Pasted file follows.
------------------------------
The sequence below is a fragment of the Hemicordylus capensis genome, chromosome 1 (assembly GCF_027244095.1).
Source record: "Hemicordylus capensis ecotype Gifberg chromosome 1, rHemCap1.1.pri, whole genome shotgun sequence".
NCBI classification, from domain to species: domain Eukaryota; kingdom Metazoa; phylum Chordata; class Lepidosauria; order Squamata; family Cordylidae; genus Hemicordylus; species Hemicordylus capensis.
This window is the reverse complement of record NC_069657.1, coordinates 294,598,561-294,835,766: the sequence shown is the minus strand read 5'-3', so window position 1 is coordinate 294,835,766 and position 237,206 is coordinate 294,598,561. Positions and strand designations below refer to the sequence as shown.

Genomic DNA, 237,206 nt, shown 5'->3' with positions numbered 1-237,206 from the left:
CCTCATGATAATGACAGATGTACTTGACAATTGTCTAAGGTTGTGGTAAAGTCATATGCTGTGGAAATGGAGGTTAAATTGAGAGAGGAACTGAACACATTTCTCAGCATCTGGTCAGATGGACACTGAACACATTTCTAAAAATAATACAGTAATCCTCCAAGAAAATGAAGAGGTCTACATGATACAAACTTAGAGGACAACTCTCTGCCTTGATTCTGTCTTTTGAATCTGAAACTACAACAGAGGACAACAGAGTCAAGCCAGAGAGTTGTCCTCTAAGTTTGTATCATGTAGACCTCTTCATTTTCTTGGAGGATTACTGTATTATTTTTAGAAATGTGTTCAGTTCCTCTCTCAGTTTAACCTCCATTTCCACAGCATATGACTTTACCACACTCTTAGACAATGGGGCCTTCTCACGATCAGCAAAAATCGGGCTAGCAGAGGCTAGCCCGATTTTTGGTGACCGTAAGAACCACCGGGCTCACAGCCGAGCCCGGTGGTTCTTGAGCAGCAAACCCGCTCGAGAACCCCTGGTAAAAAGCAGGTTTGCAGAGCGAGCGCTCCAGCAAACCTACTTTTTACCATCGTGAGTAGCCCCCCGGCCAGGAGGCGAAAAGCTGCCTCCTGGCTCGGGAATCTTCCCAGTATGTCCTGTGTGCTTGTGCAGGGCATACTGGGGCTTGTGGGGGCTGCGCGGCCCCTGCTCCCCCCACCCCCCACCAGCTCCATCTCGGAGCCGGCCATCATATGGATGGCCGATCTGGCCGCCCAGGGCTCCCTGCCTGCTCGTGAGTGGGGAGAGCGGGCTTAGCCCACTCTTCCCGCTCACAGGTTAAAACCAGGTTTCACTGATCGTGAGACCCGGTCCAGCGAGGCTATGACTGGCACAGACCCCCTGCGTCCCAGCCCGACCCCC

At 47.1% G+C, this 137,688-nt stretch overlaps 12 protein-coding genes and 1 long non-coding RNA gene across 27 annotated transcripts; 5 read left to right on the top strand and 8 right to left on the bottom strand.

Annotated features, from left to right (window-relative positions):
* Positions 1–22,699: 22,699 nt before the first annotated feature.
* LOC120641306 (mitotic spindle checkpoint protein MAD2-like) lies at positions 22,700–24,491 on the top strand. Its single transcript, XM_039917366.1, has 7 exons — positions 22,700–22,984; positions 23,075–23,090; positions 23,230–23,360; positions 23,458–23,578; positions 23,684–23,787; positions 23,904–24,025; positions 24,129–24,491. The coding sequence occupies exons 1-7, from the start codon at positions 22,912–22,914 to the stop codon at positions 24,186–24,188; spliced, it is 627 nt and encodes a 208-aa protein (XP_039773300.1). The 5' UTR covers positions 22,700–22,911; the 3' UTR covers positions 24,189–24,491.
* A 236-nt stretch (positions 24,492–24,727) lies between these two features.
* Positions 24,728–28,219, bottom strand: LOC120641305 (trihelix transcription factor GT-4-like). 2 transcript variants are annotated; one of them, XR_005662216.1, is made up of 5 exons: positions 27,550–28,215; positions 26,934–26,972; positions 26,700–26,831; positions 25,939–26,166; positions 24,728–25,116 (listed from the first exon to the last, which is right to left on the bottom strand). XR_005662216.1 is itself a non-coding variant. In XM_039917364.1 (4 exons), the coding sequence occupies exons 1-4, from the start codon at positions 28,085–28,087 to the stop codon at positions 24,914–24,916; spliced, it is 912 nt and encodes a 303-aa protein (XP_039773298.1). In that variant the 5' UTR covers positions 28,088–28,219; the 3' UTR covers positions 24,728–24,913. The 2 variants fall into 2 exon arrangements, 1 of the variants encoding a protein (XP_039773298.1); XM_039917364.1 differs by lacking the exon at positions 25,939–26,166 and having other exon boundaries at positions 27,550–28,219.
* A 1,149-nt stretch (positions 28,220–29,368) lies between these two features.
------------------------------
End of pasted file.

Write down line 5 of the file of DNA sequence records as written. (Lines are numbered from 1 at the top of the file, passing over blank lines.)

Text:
Genomic DNA, 237,206 nt, shown 5'->3' with positions numbered 1-237,206 from the left: